The light beam detection unit 140 is electrically connected through lines L13 a and L13 b to the driving control unit 150. The light beam detection unit 140 may be made of a switching block 144 and three photo-detectors 142 a to 142 c, the number of the photo-detectors being same as the number of the scanning probes 131 a to 131 c. Each photo-detector is electrically connected to the switching block 144. Each of photo-detectors 142 a to 142 c includes an electrical signal amplifier (not shown) and converts the light beam reflected by the scanning probe unit 130 into a corresponding electrical signal to amplify it to a predetermined signal level by using the electrical signal amplifier. The display unit 160 is electrically coupled to the driving control unit 150.

Referring to FIG. 2, there is shown a detailed diagram of the light beam scanner 120 illustrated in FIG. 1. As shown in FIG. 2, the light beam scanner 120 includes a first electrode 210, an electro-displacive layer 220, a second electrode 230, a total mirror 240 and a variable voltage source 250. The electro-displacive layer 220 is inserted between the first electrode 210 and the second electrode 230. The total mirror 240 is deposited on the second electrode 230, opposite to the electro-displacive layer 220. The variable voltage source 250, responsive to the position signal inputted thereto, provides the first and second electrode 210 and 230 with a predetermined voltage in accordance with the position signal level. As well known in the art, the electro-displacive layer 220 may be deflected depending on a voltage level supplied to the first and second electrode 210 and 230. In other words, by changing the voltage level inputted to the first and second electrode 210 and 230, the scanning angle of the light beam incident to the total mirror 240 can be varied to allow the light beam to propagate through one of the light scanning paths A, B and C. Such operation will be apparent to the skilled person in the art. For example, if the light beam scanned by the light beam scanner 120 propagates through the light scanning path A, the light beam is reflected by the scanning probe 131 a of the scanning probe unit 130 to be transmitted to the photo detector 142 a of the light beam detection unit 140 through the light reflection path A′. Otherwise, the light beam will be reflected by the scanning probe 131 b or 131 c to be transmitted to the photo-detector 142 b or 142 c of the light beam detection unit 140 through the light reflection path B′ or C′.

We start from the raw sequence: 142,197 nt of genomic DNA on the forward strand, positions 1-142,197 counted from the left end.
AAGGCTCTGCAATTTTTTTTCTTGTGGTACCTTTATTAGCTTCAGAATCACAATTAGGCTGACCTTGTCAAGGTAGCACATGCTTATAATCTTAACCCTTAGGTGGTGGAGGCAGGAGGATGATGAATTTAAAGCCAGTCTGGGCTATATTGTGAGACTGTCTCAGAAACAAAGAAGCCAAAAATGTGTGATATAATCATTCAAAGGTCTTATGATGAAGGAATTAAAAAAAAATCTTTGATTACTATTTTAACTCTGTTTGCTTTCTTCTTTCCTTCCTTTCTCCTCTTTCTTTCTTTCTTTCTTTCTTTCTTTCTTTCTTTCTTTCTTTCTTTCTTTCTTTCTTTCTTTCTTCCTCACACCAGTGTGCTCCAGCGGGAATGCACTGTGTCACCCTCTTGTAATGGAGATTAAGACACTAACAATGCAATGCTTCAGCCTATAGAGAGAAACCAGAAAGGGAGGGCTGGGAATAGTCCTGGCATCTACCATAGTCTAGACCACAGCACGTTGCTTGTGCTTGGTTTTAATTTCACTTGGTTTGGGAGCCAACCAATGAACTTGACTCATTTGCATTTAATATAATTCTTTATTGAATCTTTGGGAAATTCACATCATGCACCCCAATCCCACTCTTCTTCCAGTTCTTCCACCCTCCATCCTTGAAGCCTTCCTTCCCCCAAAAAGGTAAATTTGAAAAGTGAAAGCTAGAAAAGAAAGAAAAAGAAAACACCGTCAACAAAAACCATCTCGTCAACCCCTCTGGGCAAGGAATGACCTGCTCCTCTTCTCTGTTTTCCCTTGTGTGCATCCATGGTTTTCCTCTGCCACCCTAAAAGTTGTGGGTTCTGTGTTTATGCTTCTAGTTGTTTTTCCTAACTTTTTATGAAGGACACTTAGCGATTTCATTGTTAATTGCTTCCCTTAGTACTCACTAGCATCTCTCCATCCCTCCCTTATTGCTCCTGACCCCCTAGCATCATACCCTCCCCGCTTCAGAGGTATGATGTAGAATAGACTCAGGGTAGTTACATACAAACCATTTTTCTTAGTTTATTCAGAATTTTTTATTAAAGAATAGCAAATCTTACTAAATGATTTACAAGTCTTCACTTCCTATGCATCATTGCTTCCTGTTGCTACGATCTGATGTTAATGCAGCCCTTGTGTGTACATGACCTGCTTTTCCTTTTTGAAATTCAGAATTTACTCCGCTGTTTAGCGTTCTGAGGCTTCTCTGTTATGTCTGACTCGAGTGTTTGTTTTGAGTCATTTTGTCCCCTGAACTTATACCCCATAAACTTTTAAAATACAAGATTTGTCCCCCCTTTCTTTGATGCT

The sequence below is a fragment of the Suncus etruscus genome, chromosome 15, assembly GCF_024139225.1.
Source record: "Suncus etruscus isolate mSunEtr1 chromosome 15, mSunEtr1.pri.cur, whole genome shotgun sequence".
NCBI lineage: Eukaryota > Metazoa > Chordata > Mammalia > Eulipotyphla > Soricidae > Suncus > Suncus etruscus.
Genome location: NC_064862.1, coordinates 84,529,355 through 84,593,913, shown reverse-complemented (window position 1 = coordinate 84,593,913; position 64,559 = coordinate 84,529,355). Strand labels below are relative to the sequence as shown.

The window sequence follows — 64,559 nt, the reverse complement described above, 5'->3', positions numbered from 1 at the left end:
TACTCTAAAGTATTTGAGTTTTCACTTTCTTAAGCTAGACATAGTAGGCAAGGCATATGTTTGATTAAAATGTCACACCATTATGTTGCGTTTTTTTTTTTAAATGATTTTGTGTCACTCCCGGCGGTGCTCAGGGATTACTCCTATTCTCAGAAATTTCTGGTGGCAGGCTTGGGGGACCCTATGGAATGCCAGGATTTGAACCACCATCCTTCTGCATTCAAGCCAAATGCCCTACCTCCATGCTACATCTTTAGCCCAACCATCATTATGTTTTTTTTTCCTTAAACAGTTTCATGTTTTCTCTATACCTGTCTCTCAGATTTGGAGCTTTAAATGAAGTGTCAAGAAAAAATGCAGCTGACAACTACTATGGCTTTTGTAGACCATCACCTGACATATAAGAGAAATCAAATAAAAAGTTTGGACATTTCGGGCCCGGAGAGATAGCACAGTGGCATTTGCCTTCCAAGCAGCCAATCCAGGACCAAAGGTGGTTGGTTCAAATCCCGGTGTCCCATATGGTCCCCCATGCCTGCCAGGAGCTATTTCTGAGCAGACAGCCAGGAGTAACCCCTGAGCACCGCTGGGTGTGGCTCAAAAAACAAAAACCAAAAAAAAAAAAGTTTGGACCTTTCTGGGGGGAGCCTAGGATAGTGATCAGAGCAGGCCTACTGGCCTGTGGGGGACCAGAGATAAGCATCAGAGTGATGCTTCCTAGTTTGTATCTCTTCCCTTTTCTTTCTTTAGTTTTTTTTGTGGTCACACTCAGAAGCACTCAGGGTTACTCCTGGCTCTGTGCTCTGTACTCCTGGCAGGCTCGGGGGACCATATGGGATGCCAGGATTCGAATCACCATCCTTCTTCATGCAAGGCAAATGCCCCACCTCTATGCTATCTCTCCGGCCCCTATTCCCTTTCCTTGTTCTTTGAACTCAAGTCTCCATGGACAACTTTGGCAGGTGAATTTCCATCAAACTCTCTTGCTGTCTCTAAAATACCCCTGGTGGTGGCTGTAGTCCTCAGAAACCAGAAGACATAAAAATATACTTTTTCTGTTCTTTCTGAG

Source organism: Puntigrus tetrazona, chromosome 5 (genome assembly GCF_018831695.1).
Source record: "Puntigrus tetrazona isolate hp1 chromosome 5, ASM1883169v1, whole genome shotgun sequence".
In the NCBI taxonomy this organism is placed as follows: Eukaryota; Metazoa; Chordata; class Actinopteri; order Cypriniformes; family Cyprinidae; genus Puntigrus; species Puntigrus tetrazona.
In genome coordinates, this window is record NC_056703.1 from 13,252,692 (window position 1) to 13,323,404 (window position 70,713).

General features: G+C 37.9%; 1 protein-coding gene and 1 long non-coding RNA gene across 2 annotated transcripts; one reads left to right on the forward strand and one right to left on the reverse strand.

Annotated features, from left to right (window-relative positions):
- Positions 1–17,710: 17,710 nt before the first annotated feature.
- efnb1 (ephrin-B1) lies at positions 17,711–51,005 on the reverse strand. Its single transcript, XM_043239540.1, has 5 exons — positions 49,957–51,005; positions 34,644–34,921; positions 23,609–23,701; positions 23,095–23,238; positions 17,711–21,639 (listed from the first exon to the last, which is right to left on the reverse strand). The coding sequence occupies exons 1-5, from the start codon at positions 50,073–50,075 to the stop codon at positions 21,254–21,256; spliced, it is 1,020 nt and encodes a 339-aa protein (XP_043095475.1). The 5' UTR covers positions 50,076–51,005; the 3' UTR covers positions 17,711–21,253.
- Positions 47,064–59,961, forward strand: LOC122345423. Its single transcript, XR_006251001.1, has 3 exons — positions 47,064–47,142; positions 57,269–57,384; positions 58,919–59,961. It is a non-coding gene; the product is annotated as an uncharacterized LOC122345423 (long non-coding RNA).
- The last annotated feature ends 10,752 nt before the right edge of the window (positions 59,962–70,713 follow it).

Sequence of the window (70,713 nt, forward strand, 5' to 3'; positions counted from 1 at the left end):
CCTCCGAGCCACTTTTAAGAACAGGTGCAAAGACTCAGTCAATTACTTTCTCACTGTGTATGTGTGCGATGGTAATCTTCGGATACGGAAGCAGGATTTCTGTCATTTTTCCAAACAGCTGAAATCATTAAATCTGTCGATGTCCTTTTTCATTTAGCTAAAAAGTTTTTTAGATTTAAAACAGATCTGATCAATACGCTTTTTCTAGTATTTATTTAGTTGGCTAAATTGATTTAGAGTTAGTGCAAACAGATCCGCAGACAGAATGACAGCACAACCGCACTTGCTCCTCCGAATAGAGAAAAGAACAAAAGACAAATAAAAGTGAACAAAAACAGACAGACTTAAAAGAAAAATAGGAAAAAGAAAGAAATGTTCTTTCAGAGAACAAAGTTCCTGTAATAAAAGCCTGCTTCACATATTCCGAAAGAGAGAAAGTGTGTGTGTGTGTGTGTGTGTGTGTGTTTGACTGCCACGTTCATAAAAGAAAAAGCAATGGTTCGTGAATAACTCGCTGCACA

Referring to FIG. 3, there is illustrated a cross-sectional view of the scanning probe 131 a of the scanning probe unit 130 taken along a dotted line P-P′ shown in FIG. 1. The structures of the scanning probes 131 a to 131 c of the scanning probe unit 130 are identical to each other. The scanning probe 131 a is made of a bulk-type actuator 310 a, a thin-film actuator 320 a, a cantilever 330 a, a tip 340 a and a fixing member 350 a placed between the bulk-type actuator 310 a and the cantilever 330 a, wherein the fixing member 350 a is attached to a supporting frame or substrate (not shown). The bulk-type actuator 310 a and the thin-film actuator 320 a may be fabricated as well-known structure in which an electro-displacive material is inserted between two electrodes receiving an external signal. The electro-displacive material may be deflected depending on the external signal level provided to the two electrodes.

A sample 360 is held on a fine adjustment stage (not shown) capable of independently being driven in X-, Y- and/or Z-axis directions. For the sake of simplicity, the detailed description of the fine adjustment stage operation will be omitted. The cantilever 330 a is disposed above the fine adjustment stage.

The tip 340 a, which can be made by employing various techniques well known in the art, is provided on a free end of the cantilever 330 a and can be shifted in a normal direction, i.e., Z-axis direction, with respect to the surface of the sample 360 depending on the inter-atomic force (so-called as the Van der Waals' force) between the surface of the sample 360 to be observed and the tip 340 a.